Monastery by palazzo by piazza, Florence, Italy, packs in more sublime works of art than any other two square miles on earth. At Auburn’s Merry-Go-Round Playhouse, scenic designer David Arsenault’s gleaming marble-like set for The Light in the Piazza, dominated by a replica of Michelangelo’s David, flanked by white columns, reminds us of this.
Except for a moment in the second act when the action switches briefly to Rome, and he is covered by a map, we see David in every scene. We may know from the masterpiece what perfection is, but it is removed from us: We are not going see it in our lives.
Although the Adam Guettel-Craig Lucas musical qualifies as a Broadway hit, many audiences will be surprised where it takes them. Well-to-do Southern matron Margaret Johnson (Sally Wilfert) and her beautiful blond daughter Clara (Heather Botts) are tourists in summer 1953. Both wear white gloves, as if they wished to keep their distance from an alien, Catholic, garlic-eating culture. Awkward with even the easiest Italian phrases, they would be figures of fun, but here their first duet is the celebratory “Statues and Stories.”
Craig Lucas’ book, based on Elizabeth Spencer’s 1960 novella, is dilatory in giving us the reasons why mother and daughter are traveling. Director-choreographer Brett Smock is studiously coy in letting us see what the Johnsons would prefer to keep hidden. Clara is not merely girlish and coltish; inside her lovely body stands a child who is not going to grow up. We sense that American schools and playgrounds have been torment to her. We will also see events sympathetically through the eyes of an interfering mother, as in Gypsy.
Fate blows in quickly. A breeze blows off Clara’s hat and carries it across the piazza, where it is caught by an Italian man, Fabrizio Naccarelli (Nathan Gardner). The young people are instantly smitten. Attempting to head off inconvenient romance, Margaret steers her daughter toward the famed Uffizi Gallery, where Clara sings of her own deep yearnings, “The Beauty Is,” one of the show’s most affecting numbers. Before the act is over, the lovers are in a hotel room in the duet, “Say It Somehow.”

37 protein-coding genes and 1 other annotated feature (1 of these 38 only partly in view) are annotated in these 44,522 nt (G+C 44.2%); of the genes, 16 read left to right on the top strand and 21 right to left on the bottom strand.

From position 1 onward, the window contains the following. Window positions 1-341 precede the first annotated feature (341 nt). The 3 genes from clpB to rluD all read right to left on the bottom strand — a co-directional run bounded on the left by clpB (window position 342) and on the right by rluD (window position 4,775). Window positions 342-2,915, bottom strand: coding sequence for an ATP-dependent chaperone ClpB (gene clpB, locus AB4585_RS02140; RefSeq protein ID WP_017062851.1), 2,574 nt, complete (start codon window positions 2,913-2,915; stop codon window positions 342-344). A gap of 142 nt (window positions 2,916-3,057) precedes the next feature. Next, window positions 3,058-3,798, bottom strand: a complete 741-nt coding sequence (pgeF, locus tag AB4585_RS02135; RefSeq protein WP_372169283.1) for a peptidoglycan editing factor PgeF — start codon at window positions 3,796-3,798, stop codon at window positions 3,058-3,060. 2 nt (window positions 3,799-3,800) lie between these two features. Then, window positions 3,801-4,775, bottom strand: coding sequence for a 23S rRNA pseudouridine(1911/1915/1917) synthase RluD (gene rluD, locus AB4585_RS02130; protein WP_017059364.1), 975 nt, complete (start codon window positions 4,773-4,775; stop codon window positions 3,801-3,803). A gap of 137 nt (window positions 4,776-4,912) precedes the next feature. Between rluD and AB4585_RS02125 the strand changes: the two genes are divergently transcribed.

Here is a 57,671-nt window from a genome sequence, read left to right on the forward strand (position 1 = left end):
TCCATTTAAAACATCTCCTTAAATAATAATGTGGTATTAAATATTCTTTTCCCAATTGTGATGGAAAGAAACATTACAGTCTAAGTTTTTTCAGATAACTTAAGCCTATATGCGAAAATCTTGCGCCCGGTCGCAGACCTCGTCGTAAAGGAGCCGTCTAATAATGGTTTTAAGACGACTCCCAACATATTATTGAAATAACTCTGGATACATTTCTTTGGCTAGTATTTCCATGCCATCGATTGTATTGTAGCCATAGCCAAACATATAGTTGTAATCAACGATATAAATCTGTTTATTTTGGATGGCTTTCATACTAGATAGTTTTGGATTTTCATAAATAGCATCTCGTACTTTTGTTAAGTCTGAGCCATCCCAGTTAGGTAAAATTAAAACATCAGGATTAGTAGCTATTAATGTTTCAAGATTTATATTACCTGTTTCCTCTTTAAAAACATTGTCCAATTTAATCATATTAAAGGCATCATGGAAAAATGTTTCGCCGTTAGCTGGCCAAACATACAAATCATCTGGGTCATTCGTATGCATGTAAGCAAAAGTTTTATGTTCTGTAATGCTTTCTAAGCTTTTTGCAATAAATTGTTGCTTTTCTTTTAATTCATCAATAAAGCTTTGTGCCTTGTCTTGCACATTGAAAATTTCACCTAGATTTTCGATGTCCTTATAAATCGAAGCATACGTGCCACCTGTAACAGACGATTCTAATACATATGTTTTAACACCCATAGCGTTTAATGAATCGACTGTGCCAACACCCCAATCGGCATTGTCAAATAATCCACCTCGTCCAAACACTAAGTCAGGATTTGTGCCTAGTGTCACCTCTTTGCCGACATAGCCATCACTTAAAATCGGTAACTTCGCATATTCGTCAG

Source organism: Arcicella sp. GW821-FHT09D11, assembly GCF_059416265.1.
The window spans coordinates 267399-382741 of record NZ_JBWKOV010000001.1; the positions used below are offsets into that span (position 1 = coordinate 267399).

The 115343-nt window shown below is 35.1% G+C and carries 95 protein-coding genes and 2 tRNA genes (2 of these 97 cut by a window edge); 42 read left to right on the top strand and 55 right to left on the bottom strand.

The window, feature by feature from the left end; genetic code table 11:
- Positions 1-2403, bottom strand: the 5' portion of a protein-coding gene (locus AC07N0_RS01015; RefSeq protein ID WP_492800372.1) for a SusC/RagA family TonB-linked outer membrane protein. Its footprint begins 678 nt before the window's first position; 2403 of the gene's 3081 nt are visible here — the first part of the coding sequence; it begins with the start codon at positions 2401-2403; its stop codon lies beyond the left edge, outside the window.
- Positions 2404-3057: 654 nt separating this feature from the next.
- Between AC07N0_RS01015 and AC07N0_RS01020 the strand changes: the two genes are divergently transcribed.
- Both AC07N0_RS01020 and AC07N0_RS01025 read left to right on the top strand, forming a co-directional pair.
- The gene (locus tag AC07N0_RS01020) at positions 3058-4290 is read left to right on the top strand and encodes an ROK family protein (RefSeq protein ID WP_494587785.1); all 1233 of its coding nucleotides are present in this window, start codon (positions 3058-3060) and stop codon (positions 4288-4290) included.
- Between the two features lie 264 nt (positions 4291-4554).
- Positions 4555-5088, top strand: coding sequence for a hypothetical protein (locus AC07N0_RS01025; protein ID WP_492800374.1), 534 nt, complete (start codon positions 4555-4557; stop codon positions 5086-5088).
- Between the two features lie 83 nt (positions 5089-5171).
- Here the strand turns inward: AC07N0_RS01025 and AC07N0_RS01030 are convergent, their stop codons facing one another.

Composer Adam Guettel is an acquired taste, better approached in performance than recording. The grandson of legendary Richard Rodgers and son of Mary Rodgers (Once Upon a Mattress), Guettel claims influences as wide as Stevie Wonder and Igor Stravinsky, but especially British operatic composer Benjamin Britten. He will remind musical theater buffs of Stephen Sondheim and Jason Robert Brown. His music is infused with emotion, but it is never facile, even when the lovers come alive at first sight. Guettel’s score keeps The Light in the Piazza from becoming a “soap opera,” the words Leonard Maltin uses to dismiss the too-sweet 1962 movie version with Olivia de Havilland and Yvette Mimieux.
Like his grandfather, Guettel composes music to embody the dynamics of the whole, not just to ornament it. The 1950s might have been an “innocent” time, but our eyes are open now. Naccarelli’s sister-in-law Franca (Tracy Ganem) warns Clara in “The Joy You Feel” that she can’t trust any husband. We also learn of the pain in the Johnson marriage from Margaret’s solo, “Dividing Day.” Margaret’s unloving husband Roy (Don Meehan Jr.), a cigarette manufacturer, claims that a married Clara would lack the maturity to be a mother herself, even putting aside differences in language and culture.
Ah, but Craig Lucas’ book and Brett Smock’s direction never let us underestimate the allure of those Italians. Nathan Gardner’s Fabrizio is a compelling soloist (“Il Mondo era Vuoto” and “Passeggiata”) whose artistry does not shield us from his own maturity problems. Meanwhile, Fabrizio’s papa (Patrick Oliver Jones) embodies the masculine aestheticism missing in Margaret’s own mate, as in the duet, “Let’s Walk.”
The Light in the Piazza, in its first regional production, looks like producing artistic director Smock’s seasonal calling card. Together with music director Jeff Theiss, lighting designer Dan Ozminkowski and costumer Lucy Brown, Smock’s artistic vision lifts you up, resolving your doubts as Margaret does in her final solo, “Fable.”